Last summer, during a trip to Canada’s maritime provinces, my husband and I went on a literary pilgrimage. After attending a wedding in Nova Scotia we drove northwards across the Confederation Bridge to Canada’s smallest province, Prince Edward Island. From the bridge we drove further north still, up to the Gulf of St Lawrence. We were looking for a settlement called Cavendish, and for a small, green-gabled farmhouse that draws visitors from all over the world.
I am not a particularly gifted navigator, but there was little chance of us getting lost on Prince Edward Island. Cavendish takes its role as a place of pilgrimage seriously, and its most famous attraction, the farmhouse which inspired L. M. Montgomery to write Anne of Green Gables, is impossible to miss. However, as we turned in to the Green Gables site, I was more than a little disappointed by the disjunction between reality and the house of my imagination. Nowhere in my Green Gables were there billboards advertising the Avonlea Village Experience; nor were there signs marking the start of a Lovers Lane Trail. My husband’s response to the overcrowded carpark was brutally succinct. ‘It’s like Fleet service station,’ he sniffed.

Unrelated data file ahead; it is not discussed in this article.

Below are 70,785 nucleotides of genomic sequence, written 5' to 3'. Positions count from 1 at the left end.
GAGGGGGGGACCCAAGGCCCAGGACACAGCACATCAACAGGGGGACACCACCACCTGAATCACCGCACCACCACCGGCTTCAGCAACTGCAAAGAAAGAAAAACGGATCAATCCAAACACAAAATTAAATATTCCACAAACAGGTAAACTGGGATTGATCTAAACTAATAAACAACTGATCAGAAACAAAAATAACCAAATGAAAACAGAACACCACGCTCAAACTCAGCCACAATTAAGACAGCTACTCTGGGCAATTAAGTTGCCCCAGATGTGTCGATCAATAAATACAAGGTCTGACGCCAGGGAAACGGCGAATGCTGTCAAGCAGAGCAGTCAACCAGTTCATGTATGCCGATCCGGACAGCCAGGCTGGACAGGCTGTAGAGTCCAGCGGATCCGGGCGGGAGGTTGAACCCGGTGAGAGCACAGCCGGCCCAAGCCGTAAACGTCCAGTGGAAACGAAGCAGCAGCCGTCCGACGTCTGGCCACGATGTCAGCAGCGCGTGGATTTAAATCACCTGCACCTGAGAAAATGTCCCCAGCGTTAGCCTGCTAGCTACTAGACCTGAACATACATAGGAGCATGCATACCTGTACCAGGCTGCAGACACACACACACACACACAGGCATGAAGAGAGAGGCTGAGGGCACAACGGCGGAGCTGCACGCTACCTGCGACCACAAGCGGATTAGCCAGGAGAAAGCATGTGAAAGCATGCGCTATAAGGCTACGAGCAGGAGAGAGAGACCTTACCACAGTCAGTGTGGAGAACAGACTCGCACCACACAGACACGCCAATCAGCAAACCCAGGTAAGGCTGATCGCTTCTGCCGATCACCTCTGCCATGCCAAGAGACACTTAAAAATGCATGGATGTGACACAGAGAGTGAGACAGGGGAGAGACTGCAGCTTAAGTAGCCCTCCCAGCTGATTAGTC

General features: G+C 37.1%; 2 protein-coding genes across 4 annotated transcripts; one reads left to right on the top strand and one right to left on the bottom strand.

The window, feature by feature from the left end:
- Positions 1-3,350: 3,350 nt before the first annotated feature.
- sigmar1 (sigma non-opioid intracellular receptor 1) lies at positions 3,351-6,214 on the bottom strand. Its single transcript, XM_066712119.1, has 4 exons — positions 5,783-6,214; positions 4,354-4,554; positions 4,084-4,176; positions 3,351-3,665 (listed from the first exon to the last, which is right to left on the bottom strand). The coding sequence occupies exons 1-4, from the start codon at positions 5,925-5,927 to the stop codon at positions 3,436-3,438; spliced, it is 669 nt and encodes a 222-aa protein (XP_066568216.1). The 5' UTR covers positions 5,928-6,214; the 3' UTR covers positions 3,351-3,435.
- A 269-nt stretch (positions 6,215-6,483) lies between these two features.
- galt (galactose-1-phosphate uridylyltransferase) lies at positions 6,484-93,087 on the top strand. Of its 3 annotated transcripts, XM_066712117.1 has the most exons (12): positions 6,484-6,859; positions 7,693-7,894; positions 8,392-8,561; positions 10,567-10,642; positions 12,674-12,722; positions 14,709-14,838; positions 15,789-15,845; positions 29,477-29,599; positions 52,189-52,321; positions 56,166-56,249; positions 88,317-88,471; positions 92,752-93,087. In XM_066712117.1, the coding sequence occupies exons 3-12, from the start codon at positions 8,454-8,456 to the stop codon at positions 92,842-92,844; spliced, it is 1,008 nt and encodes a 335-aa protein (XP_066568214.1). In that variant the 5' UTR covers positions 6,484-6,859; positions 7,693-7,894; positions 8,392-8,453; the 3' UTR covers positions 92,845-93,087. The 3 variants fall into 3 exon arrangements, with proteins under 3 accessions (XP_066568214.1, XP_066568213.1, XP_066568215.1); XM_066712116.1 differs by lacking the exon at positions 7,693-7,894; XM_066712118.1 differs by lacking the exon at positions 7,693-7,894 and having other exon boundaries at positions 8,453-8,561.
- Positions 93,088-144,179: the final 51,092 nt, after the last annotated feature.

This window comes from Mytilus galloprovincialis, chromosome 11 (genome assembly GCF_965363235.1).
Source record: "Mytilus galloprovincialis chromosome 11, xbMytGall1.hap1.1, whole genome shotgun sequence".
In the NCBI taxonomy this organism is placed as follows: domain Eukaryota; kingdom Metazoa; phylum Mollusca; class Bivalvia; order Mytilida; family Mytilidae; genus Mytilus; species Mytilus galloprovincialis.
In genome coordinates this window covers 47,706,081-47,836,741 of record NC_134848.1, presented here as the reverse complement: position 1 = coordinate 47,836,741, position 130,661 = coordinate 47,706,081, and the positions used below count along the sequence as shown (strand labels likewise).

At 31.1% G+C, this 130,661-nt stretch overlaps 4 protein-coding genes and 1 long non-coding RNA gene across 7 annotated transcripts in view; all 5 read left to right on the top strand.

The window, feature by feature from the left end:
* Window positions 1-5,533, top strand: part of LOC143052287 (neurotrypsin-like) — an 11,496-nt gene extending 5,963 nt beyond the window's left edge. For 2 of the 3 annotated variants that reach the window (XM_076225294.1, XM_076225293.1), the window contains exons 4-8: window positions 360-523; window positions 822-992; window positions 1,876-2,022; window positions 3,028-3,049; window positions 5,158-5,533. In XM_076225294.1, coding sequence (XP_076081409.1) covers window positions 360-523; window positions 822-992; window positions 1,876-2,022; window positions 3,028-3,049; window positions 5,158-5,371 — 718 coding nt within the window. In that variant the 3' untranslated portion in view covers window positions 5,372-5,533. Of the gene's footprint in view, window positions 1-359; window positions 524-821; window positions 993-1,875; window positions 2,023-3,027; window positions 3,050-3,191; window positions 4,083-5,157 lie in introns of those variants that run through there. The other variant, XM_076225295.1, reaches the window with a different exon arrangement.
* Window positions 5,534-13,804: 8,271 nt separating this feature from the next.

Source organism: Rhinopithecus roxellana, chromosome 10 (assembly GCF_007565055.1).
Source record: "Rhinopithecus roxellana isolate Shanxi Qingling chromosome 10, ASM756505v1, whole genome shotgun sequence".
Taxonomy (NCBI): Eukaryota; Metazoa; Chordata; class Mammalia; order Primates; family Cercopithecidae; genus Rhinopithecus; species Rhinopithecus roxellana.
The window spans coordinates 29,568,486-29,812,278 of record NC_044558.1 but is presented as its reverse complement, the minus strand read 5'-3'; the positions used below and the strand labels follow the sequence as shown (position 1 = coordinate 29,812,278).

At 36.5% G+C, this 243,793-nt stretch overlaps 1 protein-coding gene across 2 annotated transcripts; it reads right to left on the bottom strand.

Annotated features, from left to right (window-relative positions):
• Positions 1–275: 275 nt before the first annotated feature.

It wasn’t always thus. When Lucy Maud Montgomery was sent to Cavendish at the age of 7 to live with her strict grandparents, Green Gables was occupied, not by cheerful ticket-sellers sporting ‘Anne’ straw hats with red plaits attached, but by her cousins, David and Margaret Macneill. She was a lonely, imaginative child, who craved people to love and kindness in return. Both were missing from her unhappy childhood, so she lavished affection on the landscape around her instead, and it remained vivid in her mind long after she left Prince Edward Island. ‘Were it not for those Cavendish years’, she later wrote, ‘I do not think Anne of Green Gables would ever have been written.’
Generations of readers therefore h
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